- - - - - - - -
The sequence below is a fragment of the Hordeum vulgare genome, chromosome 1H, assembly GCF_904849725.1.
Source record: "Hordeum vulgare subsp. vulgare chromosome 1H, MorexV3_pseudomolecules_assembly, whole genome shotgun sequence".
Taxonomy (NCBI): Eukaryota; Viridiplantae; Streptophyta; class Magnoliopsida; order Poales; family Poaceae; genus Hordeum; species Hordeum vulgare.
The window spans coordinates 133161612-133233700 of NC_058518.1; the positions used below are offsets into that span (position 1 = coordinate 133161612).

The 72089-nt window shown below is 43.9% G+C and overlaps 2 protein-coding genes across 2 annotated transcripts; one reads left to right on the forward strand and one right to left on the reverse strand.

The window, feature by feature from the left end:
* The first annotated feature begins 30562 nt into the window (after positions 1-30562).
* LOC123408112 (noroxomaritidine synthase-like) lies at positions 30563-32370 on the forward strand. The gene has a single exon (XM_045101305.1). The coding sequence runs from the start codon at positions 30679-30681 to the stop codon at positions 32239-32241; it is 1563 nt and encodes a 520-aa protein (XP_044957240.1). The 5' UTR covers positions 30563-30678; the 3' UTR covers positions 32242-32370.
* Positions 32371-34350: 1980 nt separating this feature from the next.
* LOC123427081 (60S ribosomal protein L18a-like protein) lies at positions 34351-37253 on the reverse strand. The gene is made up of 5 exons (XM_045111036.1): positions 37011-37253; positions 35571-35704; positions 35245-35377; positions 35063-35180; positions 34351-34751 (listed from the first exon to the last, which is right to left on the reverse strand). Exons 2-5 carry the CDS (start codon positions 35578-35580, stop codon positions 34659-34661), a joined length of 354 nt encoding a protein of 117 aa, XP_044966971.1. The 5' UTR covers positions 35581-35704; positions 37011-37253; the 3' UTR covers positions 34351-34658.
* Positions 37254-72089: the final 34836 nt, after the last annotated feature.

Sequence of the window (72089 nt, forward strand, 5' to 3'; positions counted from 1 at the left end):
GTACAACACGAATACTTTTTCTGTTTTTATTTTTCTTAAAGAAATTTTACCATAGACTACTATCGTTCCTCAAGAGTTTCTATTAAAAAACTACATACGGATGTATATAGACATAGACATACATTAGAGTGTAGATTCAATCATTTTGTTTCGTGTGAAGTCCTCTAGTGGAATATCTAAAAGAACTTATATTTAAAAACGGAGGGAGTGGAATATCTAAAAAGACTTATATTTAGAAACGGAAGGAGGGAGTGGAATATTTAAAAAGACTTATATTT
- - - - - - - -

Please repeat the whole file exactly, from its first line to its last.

The sequence below is a fragment of the Hordeum vulgare genome, chromosome 1H, assembly GCF_904849725.1.
Source record: "Hordeum vulgare subsp. vulgare chromosome 1H, MorexV3_pseudomolecules_assembly, whole genome shotgun sequence".
Taxonomy (NCBI): Eukaryota; Viridiplantae; Streptophyta; class Magnoliopsida; order Poales; family Poaceae; genus Hordeum; species Hordeum vulgare.
The window spans coordinates 133161612-133233700 of NC_058518.1; the positions used below are offsets into that span (position 1 = coordinate 133161612).

The 72089-nt window shown below is 43.9% G+C and overlaps 2 protein-coding genes across 2 annotated transcripts; one reads left to right on the forward strand and one right to left on the reverse strand.

The window, feature by feature from the left end:
* The first annotated feature begins 30562 nt into the window (after positions 1-30562).
* LOC123408112 (noroxomaritidine synthase-like) lies at positions 30563-32370 on the forward strand. The gene has a single exon (XM_045101305.1). The coding sequence runs from the start codon at positions 30679-30681 to the stop codon at positions 32239-32241; it is 1563 nt and encodes a 520-aa protein (XP_044957240.1). The 5' UTR covers positions 30563-30678; the 3' UTR covers positions 32242-32370.
* Positions 32371-34350: 1980 nt separating this feature from the next.
* LOC123427081 (60S ribosomal protein L18a-like protein) lies at positions 34351-37253 on the reverse strand. The gene is made up of 5 exons (XM_045111036.1): positions 37011-37253; positions 35571-35704; positions 35245-35377; positions 35063-35180; positions 34351-34751 (listed from the first exon to the last, which is right to left on the reverse strand). Exons 2-5 carry the CDS (start codon positions 35578-35580, stop codon positions 34659-34661), a joined length of 354 nt encoding a protein of 117 aa, XP_044966971.1. The 5' UTR covers positions 35581-35704; positions 37011-37253; the 3' UTR covers positions 34351-34658.
* Positions 37254-72089: the final 34836 nt, after the last annotated feature.

Sequence of the window (72089 nt, forward strand, 5' to 3'; positions counted from 1 at the left end):
GTACAACACGAATACTTTTTCTGTTTTTATTTTTCTTAAAGAAATTTTACCATAGACTACTATCGTTCCTCAAGAGTTTCTATTAAAAAACTACATACGGATGTATATAGACATAGACATACATTAGAGTGTAGATTCAATCATTTTGTTTCGTGTGAAGTCCTCTAGTGGAATATCTAAAAGAACTTATATTTAAAAACGGAGGGAGTGGAATATCTAAAAAGACTTATATTTAGAAACGGAAGGAGGGAGTGGAATATTTAAAAAGACTTATATTT